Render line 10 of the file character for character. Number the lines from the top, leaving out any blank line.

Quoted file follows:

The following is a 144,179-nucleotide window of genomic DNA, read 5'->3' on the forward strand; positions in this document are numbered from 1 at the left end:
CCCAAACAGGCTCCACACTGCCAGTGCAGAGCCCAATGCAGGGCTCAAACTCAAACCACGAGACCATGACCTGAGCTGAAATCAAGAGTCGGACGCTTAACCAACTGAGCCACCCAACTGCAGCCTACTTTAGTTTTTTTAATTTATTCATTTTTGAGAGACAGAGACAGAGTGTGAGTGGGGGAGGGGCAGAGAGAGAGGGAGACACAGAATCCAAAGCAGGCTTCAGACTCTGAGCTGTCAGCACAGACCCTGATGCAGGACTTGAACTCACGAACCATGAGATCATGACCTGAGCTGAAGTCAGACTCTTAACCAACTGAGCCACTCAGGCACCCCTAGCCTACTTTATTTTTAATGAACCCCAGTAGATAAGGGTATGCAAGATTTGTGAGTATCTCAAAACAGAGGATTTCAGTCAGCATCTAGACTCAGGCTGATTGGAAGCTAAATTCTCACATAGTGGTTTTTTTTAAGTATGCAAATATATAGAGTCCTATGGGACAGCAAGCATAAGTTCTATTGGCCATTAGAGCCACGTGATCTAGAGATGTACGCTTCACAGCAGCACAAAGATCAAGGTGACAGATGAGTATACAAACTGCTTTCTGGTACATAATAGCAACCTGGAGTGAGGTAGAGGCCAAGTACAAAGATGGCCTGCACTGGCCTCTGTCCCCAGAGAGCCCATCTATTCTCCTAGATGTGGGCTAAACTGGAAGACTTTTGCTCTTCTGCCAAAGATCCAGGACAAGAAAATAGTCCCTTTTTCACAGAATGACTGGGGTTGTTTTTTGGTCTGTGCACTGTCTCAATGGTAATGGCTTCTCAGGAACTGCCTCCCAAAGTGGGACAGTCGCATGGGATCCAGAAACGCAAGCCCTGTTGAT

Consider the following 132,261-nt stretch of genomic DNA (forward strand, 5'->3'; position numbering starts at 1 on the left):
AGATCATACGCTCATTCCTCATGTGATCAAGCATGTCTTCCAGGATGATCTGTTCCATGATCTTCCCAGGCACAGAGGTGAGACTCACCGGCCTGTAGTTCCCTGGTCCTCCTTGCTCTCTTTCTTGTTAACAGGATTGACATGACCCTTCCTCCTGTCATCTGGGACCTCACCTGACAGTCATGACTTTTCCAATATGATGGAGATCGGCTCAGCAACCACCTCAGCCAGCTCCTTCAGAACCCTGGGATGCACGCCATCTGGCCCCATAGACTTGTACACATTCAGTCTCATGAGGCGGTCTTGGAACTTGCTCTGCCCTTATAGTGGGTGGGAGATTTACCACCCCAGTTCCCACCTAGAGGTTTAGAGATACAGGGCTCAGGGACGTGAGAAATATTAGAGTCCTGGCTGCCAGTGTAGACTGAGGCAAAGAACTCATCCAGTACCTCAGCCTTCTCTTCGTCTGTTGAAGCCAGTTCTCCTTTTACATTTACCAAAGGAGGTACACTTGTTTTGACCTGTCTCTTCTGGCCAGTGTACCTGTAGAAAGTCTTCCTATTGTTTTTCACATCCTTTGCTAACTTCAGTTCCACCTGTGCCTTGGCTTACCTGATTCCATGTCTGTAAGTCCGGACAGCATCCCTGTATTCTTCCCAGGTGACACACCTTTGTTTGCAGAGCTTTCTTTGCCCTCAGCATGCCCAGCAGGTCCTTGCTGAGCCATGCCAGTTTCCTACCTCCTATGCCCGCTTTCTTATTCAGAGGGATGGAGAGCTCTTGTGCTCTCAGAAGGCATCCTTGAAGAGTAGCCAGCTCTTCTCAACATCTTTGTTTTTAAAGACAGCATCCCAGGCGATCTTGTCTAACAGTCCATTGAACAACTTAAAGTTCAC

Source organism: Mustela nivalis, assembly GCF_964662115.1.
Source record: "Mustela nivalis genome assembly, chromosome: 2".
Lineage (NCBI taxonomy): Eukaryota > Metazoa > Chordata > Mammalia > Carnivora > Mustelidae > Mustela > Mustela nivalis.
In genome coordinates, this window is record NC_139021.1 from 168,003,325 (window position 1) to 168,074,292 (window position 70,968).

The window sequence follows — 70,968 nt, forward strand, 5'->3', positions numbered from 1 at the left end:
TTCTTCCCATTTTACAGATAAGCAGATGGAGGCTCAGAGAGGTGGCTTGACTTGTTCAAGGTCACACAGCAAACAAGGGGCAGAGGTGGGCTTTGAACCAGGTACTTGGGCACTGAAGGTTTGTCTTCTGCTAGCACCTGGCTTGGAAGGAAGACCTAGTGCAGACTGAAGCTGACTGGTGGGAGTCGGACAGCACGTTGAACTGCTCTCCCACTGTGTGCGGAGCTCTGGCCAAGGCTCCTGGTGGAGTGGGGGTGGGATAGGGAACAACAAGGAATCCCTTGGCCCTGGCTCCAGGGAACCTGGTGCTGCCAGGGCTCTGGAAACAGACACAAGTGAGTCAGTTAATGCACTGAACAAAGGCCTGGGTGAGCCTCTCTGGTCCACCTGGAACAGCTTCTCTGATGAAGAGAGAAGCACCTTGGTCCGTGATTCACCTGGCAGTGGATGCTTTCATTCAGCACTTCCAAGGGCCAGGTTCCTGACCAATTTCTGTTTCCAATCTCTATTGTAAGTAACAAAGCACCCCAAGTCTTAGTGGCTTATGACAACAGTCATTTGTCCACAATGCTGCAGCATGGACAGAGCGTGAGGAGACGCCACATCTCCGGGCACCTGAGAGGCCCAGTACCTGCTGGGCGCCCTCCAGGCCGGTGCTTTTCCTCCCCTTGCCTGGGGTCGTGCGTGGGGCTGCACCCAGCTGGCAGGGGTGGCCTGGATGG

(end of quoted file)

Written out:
TTCTTCCCATTTTACAGATAAGCAGATGGAGGCTCAGAGAGGTGGCTTGACTTGTTCAAGGTCACACAGCAAACAAGGGGCAGAGGTGGGCTTTGAACCAGGTACTTGGGCACTGAAGGTTTGTCTTCTGCTAGCACCTGGCTTGGAAGGAAGACCTAGTGCAGACTGAAGCTGACTGGTGGGAGTCGGACAGCACGTTGAACTGCTCTCCCACTGTGTGCGGAGCTCTGGCCAAGGCTCCTGGTGGAGTGGGGGTGGGATAGGGAACAACAAGGAATCCCTTGGCCCTGGCTCCAGGGAACCTGGTGCTGCCAGGGCTCTGGAAACAGACACAAGTGAGTCAGTTAATGCACTGAACAAAGGCCTGGGTGAGCCTCTCTGGTCCACCTGGAACAGCTTCTCTGATGAAGAGAGAAGCACCTTGGTCCGTGATTCACCTGGCAGTGGATGCTTTCATTCAGCACTTCCAAGGGCCAGGTTCCTGACCAATTTCTGTTTCCAATCTCTATTGTAAGTAACAAAGCACCCCAAGTCTTAGTGGCTTATGACAACAGTCATTTGTCCACAATGCTGCAGCATGGACAGAGCGTGAGGAGACGCCACATCTCCGGGCACCTGAGAGGCCCAGTACCTGCTGGGCGCCCTCCAGGCCGGTGCTTTTCCTCCCCTTGCCTGGGGTCGTGCGTGGGGCTGCACCCAGCTGGCAGGGGTGGCCTGGATGG